Once associated primarily with Indian gurus and counterculture enthusiasts, yoga has grown in popularity and is embraced by Americans from all walks of life. In a recent issue of Alternative Therapies in Health and Medicine (March/April 2004), researchers from Harvard Medical School reported statistics gleaned from David Eisenberg’s well-known 1998 survey on the use of complementary and alternative medicine (CAM) in the United States.
Fitness studios, health clubs and wellness centers around the world are adding yoga classes to their schedules, but which one is right for you? Yoga styles today range from very gentle and meditative to vigorous and technically demanding, says Mara Carrico, the San Diego-based author of Yoga Journal’s Yoga Basics — The Essential Beginner’s Guide to Yoga for a Lifetime of Health and Fitness. Selecting a class that fits your goals, physical condition and fitness level is very important. Carrico offers these 10 tips for finding a safe, effective yoga class to include in your workout:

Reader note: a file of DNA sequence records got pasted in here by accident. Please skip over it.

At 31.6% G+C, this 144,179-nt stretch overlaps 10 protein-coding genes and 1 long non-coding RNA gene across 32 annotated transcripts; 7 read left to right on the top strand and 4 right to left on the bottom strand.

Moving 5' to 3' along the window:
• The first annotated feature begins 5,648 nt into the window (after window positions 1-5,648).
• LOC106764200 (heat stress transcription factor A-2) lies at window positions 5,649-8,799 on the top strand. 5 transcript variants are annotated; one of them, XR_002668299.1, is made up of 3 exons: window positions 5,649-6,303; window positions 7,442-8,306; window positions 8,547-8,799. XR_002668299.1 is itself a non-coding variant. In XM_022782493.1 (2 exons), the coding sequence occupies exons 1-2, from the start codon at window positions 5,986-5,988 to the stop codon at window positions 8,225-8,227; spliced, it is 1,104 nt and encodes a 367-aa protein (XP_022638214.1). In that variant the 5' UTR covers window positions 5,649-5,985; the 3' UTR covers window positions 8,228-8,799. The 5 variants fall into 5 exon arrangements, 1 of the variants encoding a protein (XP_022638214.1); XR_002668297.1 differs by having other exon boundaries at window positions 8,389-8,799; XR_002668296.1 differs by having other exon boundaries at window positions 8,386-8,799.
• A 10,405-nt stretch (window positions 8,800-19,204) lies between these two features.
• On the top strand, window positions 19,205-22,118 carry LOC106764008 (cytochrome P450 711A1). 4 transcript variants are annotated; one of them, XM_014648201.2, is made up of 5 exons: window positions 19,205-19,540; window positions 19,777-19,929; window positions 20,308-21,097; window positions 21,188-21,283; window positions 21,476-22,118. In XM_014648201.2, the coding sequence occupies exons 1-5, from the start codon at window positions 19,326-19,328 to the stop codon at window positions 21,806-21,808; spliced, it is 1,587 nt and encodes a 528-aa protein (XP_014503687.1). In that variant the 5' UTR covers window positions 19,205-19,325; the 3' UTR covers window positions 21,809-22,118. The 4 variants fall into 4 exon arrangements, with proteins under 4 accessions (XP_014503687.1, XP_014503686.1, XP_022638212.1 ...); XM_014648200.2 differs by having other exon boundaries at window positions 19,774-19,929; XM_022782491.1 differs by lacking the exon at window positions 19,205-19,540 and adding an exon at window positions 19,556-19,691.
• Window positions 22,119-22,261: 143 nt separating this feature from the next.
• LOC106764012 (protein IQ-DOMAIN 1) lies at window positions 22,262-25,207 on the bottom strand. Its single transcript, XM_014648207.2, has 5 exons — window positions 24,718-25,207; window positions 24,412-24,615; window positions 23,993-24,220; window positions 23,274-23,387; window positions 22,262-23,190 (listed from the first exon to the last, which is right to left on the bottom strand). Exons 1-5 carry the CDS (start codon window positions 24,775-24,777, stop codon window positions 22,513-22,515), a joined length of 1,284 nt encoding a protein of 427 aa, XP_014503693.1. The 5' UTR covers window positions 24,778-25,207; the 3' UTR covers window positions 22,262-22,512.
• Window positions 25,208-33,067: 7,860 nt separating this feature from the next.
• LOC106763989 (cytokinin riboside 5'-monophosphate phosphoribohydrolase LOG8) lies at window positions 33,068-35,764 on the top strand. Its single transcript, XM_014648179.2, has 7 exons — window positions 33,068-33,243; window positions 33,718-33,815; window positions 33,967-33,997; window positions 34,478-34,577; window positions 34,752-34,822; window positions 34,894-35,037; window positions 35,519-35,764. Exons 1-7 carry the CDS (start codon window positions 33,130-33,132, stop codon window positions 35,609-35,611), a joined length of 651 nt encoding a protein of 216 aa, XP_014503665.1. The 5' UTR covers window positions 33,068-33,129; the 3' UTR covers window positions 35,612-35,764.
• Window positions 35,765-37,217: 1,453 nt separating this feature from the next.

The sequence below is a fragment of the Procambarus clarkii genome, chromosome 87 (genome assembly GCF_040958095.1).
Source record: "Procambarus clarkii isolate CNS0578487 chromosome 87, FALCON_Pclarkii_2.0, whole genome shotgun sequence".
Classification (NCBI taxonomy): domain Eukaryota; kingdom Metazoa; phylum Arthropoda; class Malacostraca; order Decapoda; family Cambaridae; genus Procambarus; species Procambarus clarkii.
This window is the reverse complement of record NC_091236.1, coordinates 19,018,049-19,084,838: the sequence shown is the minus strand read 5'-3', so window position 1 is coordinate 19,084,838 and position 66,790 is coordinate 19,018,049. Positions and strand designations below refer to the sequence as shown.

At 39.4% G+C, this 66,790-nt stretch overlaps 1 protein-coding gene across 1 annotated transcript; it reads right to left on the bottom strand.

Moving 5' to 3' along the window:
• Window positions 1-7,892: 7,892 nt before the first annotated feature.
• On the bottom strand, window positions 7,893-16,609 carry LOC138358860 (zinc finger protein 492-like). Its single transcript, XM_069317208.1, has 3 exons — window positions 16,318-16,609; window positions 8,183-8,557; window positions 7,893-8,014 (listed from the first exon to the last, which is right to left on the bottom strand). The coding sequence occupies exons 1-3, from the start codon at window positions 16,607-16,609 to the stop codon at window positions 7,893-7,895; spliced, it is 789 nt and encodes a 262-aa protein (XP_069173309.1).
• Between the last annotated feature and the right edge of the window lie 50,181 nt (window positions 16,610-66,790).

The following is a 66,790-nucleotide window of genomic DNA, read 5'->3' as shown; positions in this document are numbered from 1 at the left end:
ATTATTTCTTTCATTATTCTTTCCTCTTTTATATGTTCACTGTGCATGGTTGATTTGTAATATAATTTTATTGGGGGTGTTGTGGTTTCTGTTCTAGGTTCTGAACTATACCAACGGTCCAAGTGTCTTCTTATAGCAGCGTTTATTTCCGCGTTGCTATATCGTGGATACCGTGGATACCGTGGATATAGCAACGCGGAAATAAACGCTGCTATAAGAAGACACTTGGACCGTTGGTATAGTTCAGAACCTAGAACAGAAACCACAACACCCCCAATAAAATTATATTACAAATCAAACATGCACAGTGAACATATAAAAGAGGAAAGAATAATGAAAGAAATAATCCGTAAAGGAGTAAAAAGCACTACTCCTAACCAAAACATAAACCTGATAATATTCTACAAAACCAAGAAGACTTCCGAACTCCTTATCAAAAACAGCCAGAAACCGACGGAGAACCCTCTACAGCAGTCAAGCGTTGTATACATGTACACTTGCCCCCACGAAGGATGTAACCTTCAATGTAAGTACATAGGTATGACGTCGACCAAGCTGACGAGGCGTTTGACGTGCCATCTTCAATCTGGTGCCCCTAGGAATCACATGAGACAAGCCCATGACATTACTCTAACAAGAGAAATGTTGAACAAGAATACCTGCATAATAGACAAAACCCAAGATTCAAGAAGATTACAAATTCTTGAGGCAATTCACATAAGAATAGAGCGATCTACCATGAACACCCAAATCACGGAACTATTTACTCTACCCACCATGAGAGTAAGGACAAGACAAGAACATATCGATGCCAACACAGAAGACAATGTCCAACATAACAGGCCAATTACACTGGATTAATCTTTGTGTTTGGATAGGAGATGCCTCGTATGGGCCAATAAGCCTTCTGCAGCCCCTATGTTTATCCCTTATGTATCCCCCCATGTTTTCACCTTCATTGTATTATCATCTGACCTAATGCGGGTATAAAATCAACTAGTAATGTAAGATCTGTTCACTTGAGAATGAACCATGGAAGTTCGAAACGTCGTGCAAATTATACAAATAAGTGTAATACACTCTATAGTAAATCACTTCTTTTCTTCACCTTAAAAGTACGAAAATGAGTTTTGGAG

Many therapists know first-hand the therapeutic value of yoga and neuromuscular therapy. Consider what might happen if the fundamental laws behind the two disciplines were combined to incorporate their very best principles. The wonderful results of this combination are what many therapists are stumbling upon, a process we’ve called Balancing the Asymmetric Body.